- Elian Gonzalez makes first trip outside Cuba since custody battle
- U.S., British intelligence agents enter online sic-fi world to spy on gamers
- Sarah Palin to host the outdoors show ‘Amazing America’
- CIA admits $3 billion intelligence operation was a flop
- ‘127 Hours’ author Aron Lee Ralston, who amputated arm in canyon, arrested in Denver
- Men posing as cops break into home of former deputy
- Berkshire County eschews greenback for own currency — BerkShares
- Hagel warns Pakistani leaders of U.S. aid losses over drone-strike protests
- Florida authorities ban autistic boy from owning therapeutic chickens
- Defendant in Lee Rigby machete murder trial: ‘I love al Qaeda’
Waltrip embraces his old Kentucky home team
SPARTA, KY. (AP) - Even as he traveled the world racing cars, Michael Waltrip always had a soft spot for his old Kentucky home.
On Thursday, the two-time Daytona 500 winner unveiled a car honoring his favorite college team.
Waltrip was at Kentucky Speedway, site of this week’s NASCAR races, to reveal a new paint motif on the Michael Waltrip Racing No. 55 Toyota that pays homage to the University of Kentucky national champion basketball team.
“When I was a kid growing up, I used to sit in my home in Owensboro, Ky., and watch the replays of the Kentucky games after the 10 o’clock news,” Waltrip said. “Mom and Dad would let me stay up late on those nights so I could watch my team play. They’ve been my team my whole life; I’ve never cheered for another team. To be able to race this car and honor the program is a real blessing.”
UK’s mascot and athletic director Mitch Barnhart were on hand as a black cover was pulled off the blue-and-white car to reveal several national championship logos. Like at a movie premiere, dozens of photographers snapped photos.
“To the victors go the spoils, and this is one of the spoils,” Barnhart said with a laugh.
No Big Blue players were around, largely because six were expected to be taken Thursday night in the NBA draft.
But because of Waltrip’s lifelong allegiance to the Wildcats, it was clear that he was thrilled to be behind the wheel of the Kentucky-themed car.
He was asked how big a deal it would be if he could somehow win.
“Dale Junior’s pretty big-time and when he won that race in Michigan it was a crazy event,” Waltrip said, referring to the popular Earnhardt’s win two weeks ago that ended a 143-race winless streak. “You drive this Kentucky car into Victory Lane in Kentucky _ it could possibly top that.”
Barnhart said it was enough to just have the Wildcats logo and colors on display.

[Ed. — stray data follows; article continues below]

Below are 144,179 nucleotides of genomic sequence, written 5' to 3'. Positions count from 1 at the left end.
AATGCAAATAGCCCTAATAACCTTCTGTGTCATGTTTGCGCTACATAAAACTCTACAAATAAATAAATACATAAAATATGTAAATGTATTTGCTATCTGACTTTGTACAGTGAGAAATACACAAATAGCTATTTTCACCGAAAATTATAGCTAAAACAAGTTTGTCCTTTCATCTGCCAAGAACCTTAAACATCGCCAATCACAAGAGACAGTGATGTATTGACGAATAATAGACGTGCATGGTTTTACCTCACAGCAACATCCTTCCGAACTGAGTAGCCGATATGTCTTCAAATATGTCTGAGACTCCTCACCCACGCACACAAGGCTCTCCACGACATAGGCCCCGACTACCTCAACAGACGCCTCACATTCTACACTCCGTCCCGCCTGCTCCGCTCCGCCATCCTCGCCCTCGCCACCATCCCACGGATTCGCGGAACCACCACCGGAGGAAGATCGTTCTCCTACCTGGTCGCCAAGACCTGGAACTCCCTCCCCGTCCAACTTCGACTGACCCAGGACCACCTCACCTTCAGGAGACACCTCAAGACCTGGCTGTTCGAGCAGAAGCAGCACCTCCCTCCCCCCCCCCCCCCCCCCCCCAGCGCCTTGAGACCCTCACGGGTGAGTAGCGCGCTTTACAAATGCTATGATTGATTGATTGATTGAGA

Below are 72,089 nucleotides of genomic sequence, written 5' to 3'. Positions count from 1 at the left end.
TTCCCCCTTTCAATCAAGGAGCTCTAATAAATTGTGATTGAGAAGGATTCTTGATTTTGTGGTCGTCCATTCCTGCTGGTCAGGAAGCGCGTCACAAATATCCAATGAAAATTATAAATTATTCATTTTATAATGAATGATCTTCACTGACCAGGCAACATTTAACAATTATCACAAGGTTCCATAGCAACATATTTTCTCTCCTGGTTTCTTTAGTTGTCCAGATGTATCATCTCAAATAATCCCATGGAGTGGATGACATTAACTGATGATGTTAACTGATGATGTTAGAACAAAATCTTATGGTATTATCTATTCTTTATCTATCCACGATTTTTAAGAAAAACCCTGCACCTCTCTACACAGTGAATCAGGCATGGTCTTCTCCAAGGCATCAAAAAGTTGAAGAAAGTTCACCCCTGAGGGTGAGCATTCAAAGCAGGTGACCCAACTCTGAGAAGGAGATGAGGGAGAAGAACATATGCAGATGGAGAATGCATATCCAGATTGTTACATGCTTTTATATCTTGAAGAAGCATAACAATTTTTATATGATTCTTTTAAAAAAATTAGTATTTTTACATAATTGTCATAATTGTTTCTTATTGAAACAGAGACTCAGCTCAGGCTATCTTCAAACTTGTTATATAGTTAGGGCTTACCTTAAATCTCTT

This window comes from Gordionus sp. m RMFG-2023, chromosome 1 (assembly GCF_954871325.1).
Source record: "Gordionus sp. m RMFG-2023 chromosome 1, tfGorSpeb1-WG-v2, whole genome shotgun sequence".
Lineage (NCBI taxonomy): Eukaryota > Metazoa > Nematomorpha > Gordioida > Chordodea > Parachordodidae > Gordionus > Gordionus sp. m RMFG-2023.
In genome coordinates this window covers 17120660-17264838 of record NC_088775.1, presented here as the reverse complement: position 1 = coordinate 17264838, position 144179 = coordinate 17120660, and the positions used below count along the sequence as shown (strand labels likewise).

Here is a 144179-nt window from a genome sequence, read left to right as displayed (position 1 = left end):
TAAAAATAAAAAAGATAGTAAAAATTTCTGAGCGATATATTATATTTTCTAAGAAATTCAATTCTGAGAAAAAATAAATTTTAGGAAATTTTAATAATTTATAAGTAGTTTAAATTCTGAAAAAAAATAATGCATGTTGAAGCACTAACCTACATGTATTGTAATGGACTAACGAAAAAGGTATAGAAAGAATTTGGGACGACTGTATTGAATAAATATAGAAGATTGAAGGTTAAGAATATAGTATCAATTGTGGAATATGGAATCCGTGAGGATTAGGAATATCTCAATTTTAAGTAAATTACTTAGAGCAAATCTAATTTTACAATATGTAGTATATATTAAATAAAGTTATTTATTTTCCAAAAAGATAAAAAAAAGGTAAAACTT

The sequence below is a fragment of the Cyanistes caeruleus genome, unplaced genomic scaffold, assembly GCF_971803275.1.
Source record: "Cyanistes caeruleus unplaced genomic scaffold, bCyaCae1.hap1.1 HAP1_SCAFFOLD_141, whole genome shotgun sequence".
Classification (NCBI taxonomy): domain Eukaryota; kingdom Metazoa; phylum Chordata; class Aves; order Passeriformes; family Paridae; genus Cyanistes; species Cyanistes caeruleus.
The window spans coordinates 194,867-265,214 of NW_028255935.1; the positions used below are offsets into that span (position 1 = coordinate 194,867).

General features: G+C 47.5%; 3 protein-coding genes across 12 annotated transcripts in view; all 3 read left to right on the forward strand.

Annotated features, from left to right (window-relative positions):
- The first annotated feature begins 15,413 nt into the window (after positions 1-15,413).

“We know what this (championship) means to the people of our state. We felt that from the minute we came home and there was 35,000 people lining the streets,” he said. “Then you walk into Rupp Arena and there’s 20,000 people there. On top of that, we were just walking in here and I saw that championship logo on about a half a dozen shirts.”
He said he knew what fans would say as they saw the No. 55 car race around the 1.5-mile oval this weekend.
“There’s going to be people saying, `You know what? That’s ours,’” he said.
Follow Rusty Miller on Twitter: http://www.twitter.com/rustymillerap.
By Brahma Chellaney
Beijing's creeping aggression signals a challenge to U.S. presence in the Asian Pacific
- CURL: Obama tells a whopper on IRS scandal
- WOLF: The president's other Obamacare lies
- Tech companies call for an end to NSA online snooping
- Lawmakers see 'false narrative' of Obama as a terrorist fighter
- Satanists petition for statue at Oklahoma Statehouse
- Obama lied about Syrian chemical attack, 'cherry-picked' intelligence: report
- Ted Cruz sees legal landmines ahead for Obamacare
- MSNBC host: Obamacare a 'wealthy white men' racist word
- Bill OReilly reminds: Nelson Mandela was a communist
- U.S. pilot scares off Iranians with 'Top Gun'-worthy stunt: 'You really ought to go home'
Independent voices from the The Washington Times Communities
Let’s talk about everything, especially the absurdity of it all
Find the latest news and happening that effect those in the Washington D.C., Northern Virginia and Maryland Metro region.
Never apologetic. Never afraid. Lieutenant Colonel Allen B. West joins Communities to bring tales from the biggest Foxhole of them all, the one inside the Beltway.
This column will cover anything that has anything remotely to do with the game of baseball, from the game itself to mid-summer trades to offseason moves.
White House pets gone wild!
Let it snow